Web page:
Dot Thought - 2020

Published on
November 28, 2020
Written by
Luke Dixon
Dot thought

Luke Dixon

2020 will be remembered as the year of Covid-19; the year of the global pandemic, lockdowns, travel restrictions, isolation.  Seldom is a singular issue like Covid-19 felt so acutely around the world, affecting the lives and livelihoods of billions of people.  So, it would be easy to dwell on the effects of Covid-19 and reflect exclusively on the hardships and sacrifices that have defined 2020.  But just as a phoenix rose from the ashes so adversity is often a catalyst for positive change, and it is this that we at Dot hope will be the real legacy of 2020.
The key themes of 2020 are varied, from Covid-19 and its direct and indirect effects, including the acceleration of several megatrends that have defined economic progress for the past decade.  We explore 3 of these themes and how they shaped markets, below.  

1.    Covid-19: Monetary and fiscal response stimulates markets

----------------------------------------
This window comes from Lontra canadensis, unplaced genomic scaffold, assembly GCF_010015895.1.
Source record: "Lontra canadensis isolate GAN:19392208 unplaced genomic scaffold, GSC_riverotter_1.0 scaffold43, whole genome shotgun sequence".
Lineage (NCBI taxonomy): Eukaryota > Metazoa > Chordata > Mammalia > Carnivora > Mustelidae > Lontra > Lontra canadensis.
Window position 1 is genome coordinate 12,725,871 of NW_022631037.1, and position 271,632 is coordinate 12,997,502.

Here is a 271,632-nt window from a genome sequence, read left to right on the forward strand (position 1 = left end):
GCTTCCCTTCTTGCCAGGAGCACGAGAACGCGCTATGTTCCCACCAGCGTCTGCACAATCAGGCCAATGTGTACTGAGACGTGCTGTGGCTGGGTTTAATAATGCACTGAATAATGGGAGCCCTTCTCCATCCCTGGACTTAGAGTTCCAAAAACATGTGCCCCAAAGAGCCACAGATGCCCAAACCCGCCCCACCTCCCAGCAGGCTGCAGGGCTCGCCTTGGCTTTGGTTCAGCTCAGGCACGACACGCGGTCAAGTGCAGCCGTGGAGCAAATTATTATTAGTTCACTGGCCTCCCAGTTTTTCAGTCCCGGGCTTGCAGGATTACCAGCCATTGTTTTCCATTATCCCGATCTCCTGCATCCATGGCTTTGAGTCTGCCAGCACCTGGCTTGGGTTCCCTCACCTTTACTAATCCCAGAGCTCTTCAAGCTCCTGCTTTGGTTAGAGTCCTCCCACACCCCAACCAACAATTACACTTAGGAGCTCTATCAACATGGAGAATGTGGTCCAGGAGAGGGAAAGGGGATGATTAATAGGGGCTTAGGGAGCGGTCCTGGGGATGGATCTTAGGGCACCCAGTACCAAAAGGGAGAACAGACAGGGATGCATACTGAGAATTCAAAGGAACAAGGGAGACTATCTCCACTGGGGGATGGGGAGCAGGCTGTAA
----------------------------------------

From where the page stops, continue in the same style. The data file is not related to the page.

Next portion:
The novel coronavirus – Covid-19 – will define 2020 for most.  From an economic perspective, the effects of Covid-related business and travel restrictions imposed throughout the world were devastating, resulting in a huge economic contraction in Q2.  The global response to this contraction was equally swift and impressive, with central banks slashing interest rates and printing money in concert and governments around the world enacting policies to protect personal incomes, curtail evictions and cut taxes in an effort to restore consumer and business confidence.  Some US $3.9 trillion of new money was created by global central banks and policymakers in response to the effects of Covid-19.

After markets sank in February and March, major indices rebounded sharply in April despite widespread and deep disruption to the real economy.  US equity indices finished up on the year, with the tech-heavy Nasdaq up 40% YTD at this writing.  Worthy of note, however, is that more than 50% of the 16% rise in the S&P 500 index in 2020 was driven by just 3 stocks: Apple (+81%), Microsoft (+41%), and Amazon (+76%).  European stock markets were largely down, and among the worst performing was the UK’s FTSE 100 at -14%.  Conversely, having dealt with the pandemic more swiftly and firmly, Asian equity indices were largely higher. Globally, the MSCI World Developed Market Index finished up approximately 12%, as did the MSCI Emerging Markets Index (Source: The Economist).